The current position is that students in England may be entitled to free prescriptions because they are in existing exemption groups, for example:

    • under 16

    • under 19 and receiving full-time education

    • pregnant or have a child under one

    • named on a medical exemption certificate

    • receiving child tax credit with gross annual income £15,050 or less.

    Otherwise they may receive help through the National Health Service Low Income scheme. This will either provide full help which includes free prescriptions or partial help which does not include free prescriptions. Any student who needs a lot of prescription items may benefit from purchasing a prescription prepayment certificate.

    It is for the Devolved Administrations to establish their own charging arrangements.

28th June 2007


Observations by the Secretary of State for Communities and Local Government on the Petition [23rd May] from residents of Orchard Park Housing Estate, Kingston upon Hull for the redevelopment of the Orchard Park Shopping Centre.

    The Orchard Park Shopping Centre is situated on land owned by Kingston-upon-Hull City Council, who are also the local planning authority for the area in which this land is situated. Neither the current local plan for the area nor the emerging Development Framework shows any proposals for the redevelopment of the shopping centre. However, the City Council are currently consulting with the public on a Masterplan which would incorporate future improvements to the shopping centre and a new Neighbourhood Integrated Services Centre, which is to be provided for the area in partnership with the local Primary Care Trust.

    It would be for the Council as local planning authority to consider any planning applications submitted in respect of proposals for the refurbishment or redevelopment of the Shopping Centre and for them, both as landowner and as planning authority, to consider whether and to what extent such redevelopment might be necessary or desirable. It would also be for the City Council and/or any other bodies responsible for the management and maintenance of the current shopping centre to consider whether refurbishment should be considered and the extent to which any such refurbishment could be implemented without planning permission.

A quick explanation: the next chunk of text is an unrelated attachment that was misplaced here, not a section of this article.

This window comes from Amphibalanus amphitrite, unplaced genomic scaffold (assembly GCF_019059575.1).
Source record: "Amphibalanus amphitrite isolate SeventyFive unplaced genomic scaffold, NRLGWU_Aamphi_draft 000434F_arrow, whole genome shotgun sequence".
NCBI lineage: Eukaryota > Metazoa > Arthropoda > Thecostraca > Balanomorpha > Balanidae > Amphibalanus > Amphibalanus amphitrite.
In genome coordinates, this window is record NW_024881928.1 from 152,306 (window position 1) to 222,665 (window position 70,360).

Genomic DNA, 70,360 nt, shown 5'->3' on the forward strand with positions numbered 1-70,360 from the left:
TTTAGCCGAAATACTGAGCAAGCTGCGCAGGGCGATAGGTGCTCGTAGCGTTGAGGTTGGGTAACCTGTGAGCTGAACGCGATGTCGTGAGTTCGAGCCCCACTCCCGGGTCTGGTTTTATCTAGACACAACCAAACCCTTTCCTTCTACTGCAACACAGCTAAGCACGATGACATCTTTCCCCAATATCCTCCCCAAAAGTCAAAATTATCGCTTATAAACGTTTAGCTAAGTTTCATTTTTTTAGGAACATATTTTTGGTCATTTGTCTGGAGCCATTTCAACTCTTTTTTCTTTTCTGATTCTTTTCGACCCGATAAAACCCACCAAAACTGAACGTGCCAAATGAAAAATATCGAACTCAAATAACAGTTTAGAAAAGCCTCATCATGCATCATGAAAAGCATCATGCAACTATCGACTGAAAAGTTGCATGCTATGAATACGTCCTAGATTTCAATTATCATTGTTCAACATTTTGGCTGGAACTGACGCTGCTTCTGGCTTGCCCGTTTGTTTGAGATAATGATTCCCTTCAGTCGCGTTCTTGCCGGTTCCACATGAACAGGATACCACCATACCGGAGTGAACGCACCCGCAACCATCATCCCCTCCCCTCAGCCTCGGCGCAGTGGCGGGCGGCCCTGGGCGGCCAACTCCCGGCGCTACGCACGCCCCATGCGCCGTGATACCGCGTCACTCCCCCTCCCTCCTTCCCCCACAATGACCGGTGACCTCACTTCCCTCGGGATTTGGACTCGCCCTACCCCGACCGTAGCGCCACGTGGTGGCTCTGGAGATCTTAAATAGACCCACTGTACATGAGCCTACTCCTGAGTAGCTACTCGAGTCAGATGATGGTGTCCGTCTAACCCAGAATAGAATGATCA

In the event that redevelopment or refurbishment were to be proposed and planning applications in respect of such proposals submitted, the Secretary of State might have a role in determining either the applications or any subsequent related appeals. Equally, if the Council subsequently seek to incorporate within their emerging Development Framework proposals in respect of the shopping centre, the Secretary of State would be given an opportunity to comment upon such proposals at that time.

    Any comments or observations which the Secretary of State might offer on the propositions within this Petition or any steps she might take to promote works of the kind envisaged there could prejudice her statutory role in any future consideration of such proposals; and it would, therefore, not be appropriate for her to offer any such comments or observations or agree to take such steps as are sought by the Petitioners.

2nd July 2007


Observations by the Secretary of State for Environment, Food and Rural Affairs on the Petition [1st May] from residents of Chelsworth Drive and Tuam Drive in the London Borough of Greenwich for legislation to require the clearance of Japanese knotweed.

    Legislative framework in relation to Japanese knotweed.

    Where the land is bona vacantia, the Treasury Solicitor acts as the land owner, on behalf of the Crown. Apart from an action in tort (to which the Crown Proceedings Act 1947 applies), the law in relation to Japanese knotweed growing on bona vacantia land is broadly the same as for knotweed on private land. The one difference is that in the case of bona vacantia (or any Crown) land, while the local authority could serve a notice under Section 215 of the Town and Country Planning Act, it must obtain the permission of the Crown before exercising the default power under Section 219 of the Act to enter the land to carry out work.

    As set out in the draft Invasive Non-native Species Framework Strategy for Great Britain, Government will undertake work to review legislation relating to non-native species, by building on the research done to date and the recommendations made as part of that process. The position of the Crown generally (and not just in relation to bona vacantia land) will be considered appropriately in the context of that process.

    The Government is committed to applying legislation appropriately and proportionately in accordance with the principles of Better Regulation.

3rd July 2007